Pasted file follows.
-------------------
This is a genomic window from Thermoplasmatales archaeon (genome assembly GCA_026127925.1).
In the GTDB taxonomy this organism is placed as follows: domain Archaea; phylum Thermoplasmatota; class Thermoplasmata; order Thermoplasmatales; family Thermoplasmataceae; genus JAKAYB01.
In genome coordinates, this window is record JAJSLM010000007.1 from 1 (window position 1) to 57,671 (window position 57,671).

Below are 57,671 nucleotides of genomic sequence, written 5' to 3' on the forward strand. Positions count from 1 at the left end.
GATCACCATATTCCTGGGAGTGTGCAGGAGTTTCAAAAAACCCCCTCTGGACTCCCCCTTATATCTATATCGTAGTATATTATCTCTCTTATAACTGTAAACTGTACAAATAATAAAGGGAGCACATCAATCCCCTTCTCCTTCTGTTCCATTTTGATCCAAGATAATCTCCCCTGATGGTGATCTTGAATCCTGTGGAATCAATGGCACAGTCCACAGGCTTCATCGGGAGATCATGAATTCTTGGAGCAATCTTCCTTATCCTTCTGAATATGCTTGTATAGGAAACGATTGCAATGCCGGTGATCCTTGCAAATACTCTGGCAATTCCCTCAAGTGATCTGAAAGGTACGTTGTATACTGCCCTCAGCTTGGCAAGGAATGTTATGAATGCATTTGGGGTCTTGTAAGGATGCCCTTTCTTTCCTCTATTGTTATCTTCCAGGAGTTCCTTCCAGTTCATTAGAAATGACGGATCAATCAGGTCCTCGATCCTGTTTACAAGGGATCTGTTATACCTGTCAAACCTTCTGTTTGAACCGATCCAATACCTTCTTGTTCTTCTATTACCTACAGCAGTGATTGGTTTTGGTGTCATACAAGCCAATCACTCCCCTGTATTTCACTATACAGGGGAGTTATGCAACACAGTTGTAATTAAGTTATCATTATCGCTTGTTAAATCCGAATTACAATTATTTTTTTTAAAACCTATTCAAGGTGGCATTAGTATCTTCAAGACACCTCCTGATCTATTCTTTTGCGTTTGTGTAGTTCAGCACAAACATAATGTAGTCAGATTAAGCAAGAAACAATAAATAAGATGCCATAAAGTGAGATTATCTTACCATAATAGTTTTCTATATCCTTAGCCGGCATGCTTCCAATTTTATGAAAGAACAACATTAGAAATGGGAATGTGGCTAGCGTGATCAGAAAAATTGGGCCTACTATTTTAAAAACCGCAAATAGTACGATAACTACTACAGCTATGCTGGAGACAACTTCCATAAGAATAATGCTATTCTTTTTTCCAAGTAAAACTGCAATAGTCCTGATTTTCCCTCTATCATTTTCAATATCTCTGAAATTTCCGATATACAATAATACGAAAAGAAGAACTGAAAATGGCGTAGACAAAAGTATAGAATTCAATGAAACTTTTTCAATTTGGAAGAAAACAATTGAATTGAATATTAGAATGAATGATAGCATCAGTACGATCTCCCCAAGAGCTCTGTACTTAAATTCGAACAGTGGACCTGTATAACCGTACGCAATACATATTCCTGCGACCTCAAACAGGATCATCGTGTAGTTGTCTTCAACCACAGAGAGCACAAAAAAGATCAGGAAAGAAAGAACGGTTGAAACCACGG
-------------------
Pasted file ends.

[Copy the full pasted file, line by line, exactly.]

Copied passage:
This is a genomic window from Thermoplasmatales archaeon (genome assembly GCA_026127925.1).
In the GTDB taxonomy this organism is placed as follows: domain Archaea; phylum Thermoplasmatota; class Thermoplasmata; order Thermoplasmatales; family Thermoplasmataceae; genus JAKAYB01.
In genome coordinates, this window is record JAJSLM010000007.1 from 1 (window position 1) to 57,671 (window position 57,671).

Below are 57,671 nucleotides of genomic sequence, written 5' to 3' on the forward strand. Positions count from 1 at the left end.
GATCACCATATTCCTGGGAGTGTGCAGGAGTTTCAAAAAACCCCCTCTGGACTCCCCCTTATATCTATATCGTAGTATATTATCTCTCTTATAACTGTAAACTGTACAAATAATAAAGGGAGCACATCAATCCCCTTCTCCTTCTGTTCCATTTTGATCCAAGATAATCTCCCCTGATGGTGATCTTGAATCCTGTGGAATCAATGGCACAGTCCACAGGCTTCATCGGGAGATCATGAATTCTTGGAGCAATCTTCCTTATCCTTCTGAATATGCTTGTATAGGAAACGATTGCAATGCCGGTGATCCTTGCAAATACTCTGGCAATTCCCTCAAGTGATCTGAAAGGTACGTTGTATACTGCCCTCAGCTTGGCAAGGAATGTTATGAATGCATTTGGGGTCTTGTAAGGATGCCCTTTCTTTCCTCTATTGTTATCTTCCAGGAGTTCCTTCCAGTTCATTAGAAATGACGGATCAATCAGGTCCTCGATCCTGTTTACAAGGGATCTGTTATACCTGTCAAACCTTCTGTTTGAACCGATCCAATACCTTCTTGTTCTTCTATTACCTACAGCAGTGATTGGTTTTGGTGTCATACAAGCCAATCACTCCCCTGTATTTCACTATACAGGGGAGTTATGCAACACAGTTGTAATTAAGTTATCATTATCGCTTGTTAAATCCGAATTACAATTATTTTTTTTAAAACCTATTCAAGGTGGCATTAGTATCTTCAAGACACCTCCTGATCTATTCTTTTGCGTTTGTGTAGTTCAGCACAAACATAATGTAGTCAGATTAAGCAAGAAACAATAAATAAGATGCCATAAAGTGAGATTATCTTACCATAATAGTTTTCTATATCCTTAGCCGGCATGCTTCCAATTTTATGAAAGAACAACATTAGAAATGGGAATGTGGCTAGCGTGATCAGAAAAATTGGGCCTACTATTTTAAAAACCGCAAATAGTACGATAACTACTACAGCTATGCTGGAGACAACTTCCATAAGAATAATGCTATTCTTTTTTCCAAGTAAAACTGCAATAGTCCTGATTTTCCCTCTATCATTTTCAATATCTCTGAAATTTCCGATATACAATAATACGAAAAGAAGAACTGAAAATGGCGTAGACAAAAGTATAGAATTCAATGAAACTTTTTCAATTTGGAAGAAAACAATTGAATTGAATATTAGAATGAATGATAGCATCAGTACGATCTCCCCAAGAGCTCTGTACTTAAATTCGAACAGTGGACCTGTATAACCGTACGCAATACATATTCCTGCGACCTCAAACAGGATCATCGTGTAGTTGTCTTCAACCACAGAGAGCACAAAAAAGATCAGGAAAGAAAGAACGGTTGAAACCACGG